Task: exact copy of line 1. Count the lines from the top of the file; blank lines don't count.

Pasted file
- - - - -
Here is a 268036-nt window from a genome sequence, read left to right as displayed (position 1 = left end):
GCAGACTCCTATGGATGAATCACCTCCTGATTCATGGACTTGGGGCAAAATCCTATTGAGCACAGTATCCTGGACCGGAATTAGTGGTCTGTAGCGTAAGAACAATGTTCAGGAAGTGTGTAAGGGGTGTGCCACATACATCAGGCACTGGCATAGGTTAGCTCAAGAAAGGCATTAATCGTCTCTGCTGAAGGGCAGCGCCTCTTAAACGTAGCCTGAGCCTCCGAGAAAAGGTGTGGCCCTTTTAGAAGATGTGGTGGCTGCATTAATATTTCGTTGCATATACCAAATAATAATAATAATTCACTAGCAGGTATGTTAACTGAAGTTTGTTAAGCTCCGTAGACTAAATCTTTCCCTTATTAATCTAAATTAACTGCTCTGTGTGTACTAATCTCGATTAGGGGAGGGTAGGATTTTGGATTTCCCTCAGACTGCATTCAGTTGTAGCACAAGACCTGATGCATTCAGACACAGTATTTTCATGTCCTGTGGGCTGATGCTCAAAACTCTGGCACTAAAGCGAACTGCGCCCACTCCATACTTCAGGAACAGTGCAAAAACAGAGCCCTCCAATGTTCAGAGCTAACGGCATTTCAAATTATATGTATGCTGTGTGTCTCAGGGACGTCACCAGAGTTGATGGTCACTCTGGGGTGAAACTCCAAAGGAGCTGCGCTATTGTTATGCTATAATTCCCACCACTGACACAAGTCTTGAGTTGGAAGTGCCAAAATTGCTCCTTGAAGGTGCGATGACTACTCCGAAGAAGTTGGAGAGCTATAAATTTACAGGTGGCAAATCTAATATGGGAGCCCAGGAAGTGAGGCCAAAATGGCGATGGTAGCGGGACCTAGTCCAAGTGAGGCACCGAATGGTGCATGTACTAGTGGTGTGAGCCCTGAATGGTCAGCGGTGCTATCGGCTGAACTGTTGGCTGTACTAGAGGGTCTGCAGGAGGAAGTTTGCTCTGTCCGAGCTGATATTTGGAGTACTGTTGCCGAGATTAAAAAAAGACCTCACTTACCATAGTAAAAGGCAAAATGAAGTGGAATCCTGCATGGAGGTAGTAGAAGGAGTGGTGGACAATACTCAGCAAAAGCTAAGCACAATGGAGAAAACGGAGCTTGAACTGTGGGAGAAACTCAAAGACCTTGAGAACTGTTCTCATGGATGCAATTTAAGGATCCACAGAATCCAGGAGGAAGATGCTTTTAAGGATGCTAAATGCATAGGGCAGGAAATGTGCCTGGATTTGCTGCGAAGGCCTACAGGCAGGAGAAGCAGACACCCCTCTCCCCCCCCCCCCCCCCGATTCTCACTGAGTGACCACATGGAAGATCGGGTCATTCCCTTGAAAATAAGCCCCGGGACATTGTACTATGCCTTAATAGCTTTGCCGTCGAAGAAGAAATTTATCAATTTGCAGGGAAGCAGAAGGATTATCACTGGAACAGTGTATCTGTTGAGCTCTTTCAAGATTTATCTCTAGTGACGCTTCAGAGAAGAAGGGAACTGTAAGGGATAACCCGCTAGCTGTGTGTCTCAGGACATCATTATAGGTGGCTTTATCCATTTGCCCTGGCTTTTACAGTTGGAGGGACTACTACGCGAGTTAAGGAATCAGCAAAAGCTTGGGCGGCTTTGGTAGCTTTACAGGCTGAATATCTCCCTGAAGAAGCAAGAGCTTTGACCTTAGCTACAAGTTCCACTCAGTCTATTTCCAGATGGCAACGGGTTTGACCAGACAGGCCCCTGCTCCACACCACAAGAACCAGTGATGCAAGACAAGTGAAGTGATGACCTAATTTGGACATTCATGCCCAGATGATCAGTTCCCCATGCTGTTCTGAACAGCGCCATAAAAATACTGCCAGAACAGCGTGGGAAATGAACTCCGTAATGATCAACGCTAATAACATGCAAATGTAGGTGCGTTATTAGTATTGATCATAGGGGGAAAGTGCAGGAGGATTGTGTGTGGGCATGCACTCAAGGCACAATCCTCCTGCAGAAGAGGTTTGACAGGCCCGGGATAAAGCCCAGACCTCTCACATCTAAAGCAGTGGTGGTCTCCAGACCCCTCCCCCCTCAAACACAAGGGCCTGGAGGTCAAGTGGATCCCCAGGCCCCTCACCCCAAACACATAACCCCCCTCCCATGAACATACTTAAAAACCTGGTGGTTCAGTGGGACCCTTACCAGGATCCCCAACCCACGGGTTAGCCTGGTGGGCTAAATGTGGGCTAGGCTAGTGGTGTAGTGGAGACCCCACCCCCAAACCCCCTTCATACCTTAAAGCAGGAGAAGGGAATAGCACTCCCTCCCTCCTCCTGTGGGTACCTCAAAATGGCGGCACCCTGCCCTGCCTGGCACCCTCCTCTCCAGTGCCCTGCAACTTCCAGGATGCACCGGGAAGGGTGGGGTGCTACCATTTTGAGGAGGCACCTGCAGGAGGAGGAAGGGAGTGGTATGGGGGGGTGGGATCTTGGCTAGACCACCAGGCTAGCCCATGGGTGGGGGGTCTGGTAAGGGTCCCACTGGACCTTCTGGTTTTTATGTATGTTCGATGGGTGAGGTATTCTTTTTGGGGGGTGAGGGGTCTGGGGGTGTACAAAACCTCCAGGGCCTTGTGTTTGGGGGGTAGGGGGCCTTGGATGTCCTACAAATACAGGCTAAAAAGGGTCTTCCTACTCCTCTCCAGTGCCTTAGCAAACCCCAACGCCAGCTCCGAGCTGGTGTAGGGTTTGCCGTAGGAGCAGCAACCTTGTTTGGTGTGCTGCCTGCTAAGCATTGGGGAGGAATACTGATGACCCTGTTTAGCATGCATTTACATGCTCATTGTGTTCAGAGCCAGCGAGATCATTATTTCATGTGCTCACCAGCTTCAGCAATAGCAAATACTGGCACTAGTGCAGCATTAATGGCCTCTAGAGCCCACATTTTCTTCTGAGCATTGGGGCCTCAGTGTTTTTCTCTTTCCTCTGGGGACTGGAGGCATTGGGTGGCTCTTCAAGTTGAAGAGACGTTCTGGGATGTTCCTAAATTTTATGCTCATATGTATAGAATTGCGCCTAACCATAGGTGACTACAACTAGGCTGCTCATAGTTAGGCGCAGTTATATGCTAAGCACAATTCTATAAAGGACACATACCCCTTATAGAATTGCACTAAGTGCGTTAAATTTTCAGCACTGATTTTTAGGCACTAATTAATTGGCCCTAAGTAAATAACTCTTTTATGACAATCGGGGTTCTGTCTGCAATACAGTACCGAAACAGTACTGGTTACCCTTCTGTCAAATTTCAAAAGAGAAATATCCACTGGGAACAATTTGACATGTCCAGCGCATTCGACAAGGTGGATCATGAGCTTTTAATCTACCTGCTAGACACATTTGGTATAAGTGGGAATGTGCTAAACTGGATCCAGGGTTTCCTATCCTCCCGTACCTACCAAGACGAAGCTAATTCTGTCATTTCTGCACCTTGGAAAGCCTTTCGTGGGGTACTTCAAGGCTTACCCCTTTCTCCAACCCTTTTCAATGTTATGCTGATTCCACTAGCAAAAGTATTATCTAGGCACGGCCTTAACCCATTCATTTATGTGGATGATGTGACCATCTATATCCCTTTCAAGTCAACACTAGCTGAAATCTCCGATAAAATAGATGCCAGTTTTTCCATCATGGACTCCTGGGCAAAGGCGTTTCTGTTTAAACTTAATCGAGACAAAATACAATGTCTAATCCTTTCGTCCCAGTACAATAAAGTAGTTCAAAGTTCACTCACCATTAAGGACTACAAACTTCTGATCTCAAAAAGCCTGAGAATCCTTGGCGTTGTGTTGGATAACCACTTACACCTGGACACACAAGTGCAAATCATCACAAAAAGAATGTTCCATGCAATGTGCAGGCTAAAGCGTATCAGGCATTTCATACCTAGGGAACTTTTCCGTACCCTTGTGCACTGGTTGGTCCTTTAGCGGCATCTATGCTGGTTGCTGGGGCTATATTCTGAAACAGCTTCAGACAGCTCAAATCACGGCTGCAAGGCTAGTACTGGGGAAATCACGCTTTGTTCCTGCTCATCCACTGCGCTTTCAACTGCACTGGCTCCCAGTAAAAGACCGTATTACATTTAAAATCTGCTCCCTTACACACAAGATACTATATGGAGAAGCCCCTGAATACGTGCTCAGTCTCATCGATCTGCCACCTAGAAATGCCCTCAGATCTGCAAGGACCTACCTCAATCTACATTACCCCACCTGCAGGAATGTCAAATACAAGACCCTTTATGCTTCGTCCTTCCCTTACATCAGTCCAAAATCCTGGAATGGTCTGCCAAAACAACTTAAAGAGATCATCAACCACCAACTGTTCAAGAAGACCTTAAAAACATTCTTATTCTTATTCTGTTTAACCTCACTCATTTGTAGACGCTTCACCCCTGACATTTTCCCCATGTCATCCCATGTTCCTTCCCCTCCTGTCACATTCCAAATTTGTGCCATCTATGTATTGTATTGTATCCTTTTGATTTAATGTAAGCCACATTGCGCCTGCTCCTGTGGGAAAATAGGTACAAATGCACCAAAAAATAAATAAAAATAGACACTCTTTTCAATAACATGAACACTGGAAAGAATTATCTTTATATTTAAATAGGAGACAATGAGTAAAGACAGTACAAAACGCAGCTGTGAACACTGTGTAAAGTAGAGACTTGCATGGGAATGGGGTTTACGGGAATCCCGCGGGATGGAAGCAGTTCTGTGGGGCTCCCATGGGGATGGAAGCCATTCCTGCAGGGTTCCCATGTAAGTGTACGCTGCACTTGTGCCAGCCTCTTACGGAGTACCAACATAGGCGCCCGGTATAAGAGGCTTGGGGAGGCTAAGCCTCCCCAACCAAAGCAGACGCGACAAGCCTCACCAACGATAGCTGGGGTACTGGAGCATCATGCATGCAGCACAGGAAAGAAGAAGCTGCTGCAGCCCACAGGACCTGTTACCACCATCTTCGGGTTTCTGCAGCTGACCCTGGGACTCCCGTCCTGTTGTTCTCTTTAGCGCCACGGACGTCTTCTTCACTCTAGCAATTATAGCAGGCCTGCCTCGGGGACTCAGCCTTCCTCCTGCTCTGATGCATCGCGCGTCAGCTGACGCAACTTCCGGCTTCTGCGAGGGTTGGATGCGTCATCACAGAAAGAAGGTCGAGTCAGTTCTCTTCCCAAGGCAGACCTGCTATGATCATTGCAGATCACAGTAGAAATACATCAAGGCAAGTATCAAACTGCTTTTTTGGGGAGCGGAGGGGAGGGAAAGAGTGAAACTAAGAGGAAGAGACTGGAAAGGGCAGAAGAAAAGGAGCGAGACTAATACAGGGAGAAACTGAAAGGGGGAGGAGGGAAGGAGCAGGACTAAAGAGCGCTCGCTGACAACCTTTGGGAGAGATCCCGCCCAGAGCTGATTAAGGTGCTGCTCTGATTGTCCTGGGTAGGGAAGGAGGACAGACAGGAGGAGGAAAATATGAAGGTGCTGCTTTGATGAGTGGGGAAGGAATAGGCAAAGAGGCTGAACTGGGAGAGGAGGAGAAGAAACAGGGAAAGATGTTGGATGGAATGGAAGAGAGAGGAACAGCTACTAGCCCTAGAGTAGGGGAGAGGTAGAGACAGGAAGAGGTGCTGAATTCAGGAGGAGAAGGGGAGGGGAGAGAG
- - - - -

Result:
Here is a 268036-nt window from a genome sequence, read left to right as displayed (position 1 = left end):